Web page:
ASK THE GOAT: Free parks or fee parks
A new debate has begun that could soon affect you. You may not know it’s even occurring. A new policy, spearheaded by Jeff Green, the Denver Parks and Recreation Marketing and Communications Director, proposes that workout groups in free parks be subject to permit fees. According to this view, anyone leading an exercise group could be requested to present a permit, and without one, would be in violation and therefore fined.
Targeted groups include boot camps, running groups and yoga classes, all of which are seen as service-for-profit organizations.
Green summed it up like this: “A lot of these groups really are businesses that provide their goods and services in the park. If they don’t have a permit, they’re kind of breaking the law.”
Under the proposed permit and fee structure, “one 90-minute workout would cost groups of 25 people or less $4.50 to $32.50 depending on the season, park and time of day.”
Can you imagine if this policy caught on in North Carolina? Would you pay to run with a friend in Kiwanis, San Lee Park or on the Endor Greenway Trail?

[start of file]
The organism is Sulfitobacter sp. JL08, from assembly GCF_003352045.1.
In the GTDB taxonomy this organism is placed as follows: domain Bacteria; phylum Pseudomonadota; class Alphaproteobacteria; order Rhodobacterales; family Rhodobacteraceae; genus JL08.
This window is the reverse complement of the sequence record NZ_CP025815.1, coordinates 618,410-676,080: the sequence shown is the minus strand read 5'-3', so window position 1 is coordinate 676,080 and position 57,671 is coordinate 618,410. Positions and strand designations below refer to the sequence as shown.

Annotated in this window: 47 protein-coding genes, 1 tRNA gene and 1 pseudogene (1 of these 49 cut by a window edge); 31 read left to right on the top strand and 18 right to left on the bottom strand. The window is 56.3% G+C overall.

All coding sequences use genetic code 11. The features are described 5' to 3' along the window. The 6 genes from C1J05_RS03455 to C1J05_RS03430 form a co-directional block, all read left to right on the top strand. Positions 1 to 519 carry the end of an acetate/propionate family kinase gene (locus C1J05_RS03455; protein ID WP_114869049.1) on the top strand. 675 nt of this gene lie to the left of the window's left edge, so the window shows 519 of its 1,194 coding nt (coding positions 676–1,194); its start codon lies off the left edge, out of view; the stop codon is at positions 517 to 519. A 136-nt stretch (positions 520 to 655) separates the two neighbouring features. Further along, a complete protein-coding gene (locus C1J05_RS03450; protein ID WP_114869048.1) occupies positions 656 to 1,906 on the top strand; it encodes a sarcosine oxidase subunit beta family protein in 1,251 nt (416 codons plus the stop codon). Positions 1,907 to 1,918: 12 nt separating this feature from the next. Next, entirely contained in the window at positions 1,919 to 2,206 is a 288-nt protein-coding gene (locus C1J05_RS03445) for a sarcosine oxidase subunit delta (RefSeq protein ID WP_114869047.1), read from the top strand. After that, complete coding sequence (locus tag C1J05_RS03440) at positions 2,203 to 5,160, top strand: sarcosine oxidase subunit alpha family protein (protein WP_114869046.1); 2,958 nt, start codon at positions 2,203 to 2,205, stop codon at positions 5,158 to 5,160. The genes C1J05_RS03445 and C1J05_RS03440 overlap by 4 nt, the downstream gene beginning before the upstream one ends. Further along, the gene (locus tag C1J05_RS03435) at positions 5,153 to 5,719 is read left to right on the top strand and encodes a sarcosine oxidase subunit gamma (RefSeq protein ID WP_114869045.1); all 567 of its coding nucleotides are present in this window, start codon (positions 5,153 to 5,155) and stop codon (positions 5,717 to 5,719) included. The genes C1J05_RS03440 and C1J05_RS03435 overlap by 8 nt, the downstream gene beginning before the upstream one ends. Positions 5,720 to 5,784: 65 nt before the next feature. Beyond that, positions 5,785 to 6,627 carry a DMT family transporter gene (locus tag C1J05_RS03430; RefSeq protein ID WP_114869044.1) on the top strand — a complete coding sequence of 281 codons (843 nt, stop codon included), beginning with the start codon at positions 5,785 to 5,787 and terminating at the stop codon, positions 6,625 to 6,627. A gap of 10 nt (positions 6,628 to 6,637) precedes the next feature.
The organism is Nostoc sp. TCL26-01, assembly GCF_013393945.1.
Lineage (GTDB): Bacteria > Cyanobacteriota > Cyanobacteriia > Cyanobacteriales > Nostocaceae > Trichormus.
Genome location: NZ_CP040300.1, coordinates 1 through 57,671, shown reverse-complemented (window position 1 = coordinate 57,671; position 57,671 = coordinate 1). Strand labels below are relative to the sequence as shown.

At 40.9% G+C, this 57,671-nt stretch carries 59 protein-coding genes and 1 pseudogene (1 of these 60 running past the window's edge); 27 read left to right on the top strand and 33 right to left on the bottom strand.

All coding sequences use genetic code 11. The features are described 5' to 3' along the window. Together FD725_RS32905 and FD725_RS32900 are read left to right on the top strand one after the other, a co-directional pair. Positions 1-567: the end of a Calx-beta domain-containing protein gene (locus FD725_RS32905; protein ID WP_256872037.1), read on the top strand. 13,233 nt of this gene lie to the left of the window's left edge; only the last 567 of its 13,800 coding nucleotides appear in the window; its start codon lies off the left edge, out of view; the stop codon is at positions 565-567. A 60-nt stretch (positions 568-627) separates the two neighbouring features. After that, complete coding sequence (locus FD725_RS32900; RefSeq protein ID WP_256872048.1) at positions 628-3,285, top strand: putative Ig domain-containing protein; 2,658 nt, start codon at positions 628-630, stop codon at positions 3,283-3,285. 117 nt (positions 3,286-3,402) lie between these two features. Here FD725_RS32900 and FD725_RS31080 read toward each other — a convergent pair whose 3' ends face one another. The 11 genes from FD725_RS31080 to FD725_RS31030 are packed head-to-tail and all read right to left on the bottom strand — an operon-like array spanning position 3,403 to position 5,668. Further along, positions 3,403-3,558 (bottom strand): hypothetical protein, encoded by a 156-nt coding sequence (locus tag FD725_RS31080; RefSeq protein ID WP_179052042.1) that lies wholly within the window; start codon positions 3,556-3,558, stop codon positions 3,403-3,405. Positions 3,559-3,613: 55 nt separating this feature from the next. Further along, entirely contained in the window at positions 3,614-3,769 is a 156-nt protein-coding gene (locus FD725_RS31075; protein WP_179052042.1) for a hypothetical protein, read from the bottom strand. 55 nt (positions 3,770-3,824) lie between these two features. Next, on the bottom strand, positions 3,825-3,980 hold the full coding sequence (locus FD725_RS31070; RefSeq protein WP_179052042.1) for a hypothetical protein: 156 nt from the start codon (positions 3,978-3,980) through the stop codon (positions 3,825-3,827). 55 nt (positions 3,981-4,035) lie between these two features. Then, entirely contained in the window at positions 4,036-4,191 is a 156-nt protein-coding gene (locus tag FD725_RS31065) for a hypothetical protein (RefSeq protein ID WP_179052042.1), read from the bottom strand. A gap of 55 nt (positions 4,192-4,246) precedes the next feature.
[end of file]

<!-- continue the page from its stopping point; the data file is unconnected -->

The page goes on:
A Denver subcommittee will be listening to spokespersons from both sides before moving into a vote before the whole council soon. The results of this proposition could spread quickly. If a permit structure is adopted in Denver, a city not known to be struggling for revenue, can you guess which states would pounce on this new source of income? It isn’t a secret that North Carolina has been an innovative machine for finding new ways to generate needed monies. In fact, it could be argued the states most struggling with revenue are also the ones reflecting the highest obesity rates. By requiring fees at parks, many who only get workouts in these venues will effectively be cut off.
Humans tend to do better in groups; particularly when the activities are physically demanding. The successes of run clubs and group workout sessions, such as CrossFit, depend on this basic need for support and collective motivation. We can only hope the push for free areas requiring fees will be shot down quickly in Denver, and not reemerge here in North Carolina as another “financial fix for hard times.”
In response to the claim that exercise is being discouraged by a fee structure, Green said, “We want people to enjoy our parks and this is kind of balancing the needs and wants of the commercial operators with the way that regular citizens and general park visitors use the park.”
The only saving grace if the proposition passes and spreads is this: A policy of this type is very difficult to enforce. Without evidence that the group is in fact a for-profit business, no penalty can be assigned. Groups should still be able to enjoy the parks as a free venue to use at will. They will just have to show that the only payment received is the reward of helping a fellow athlete.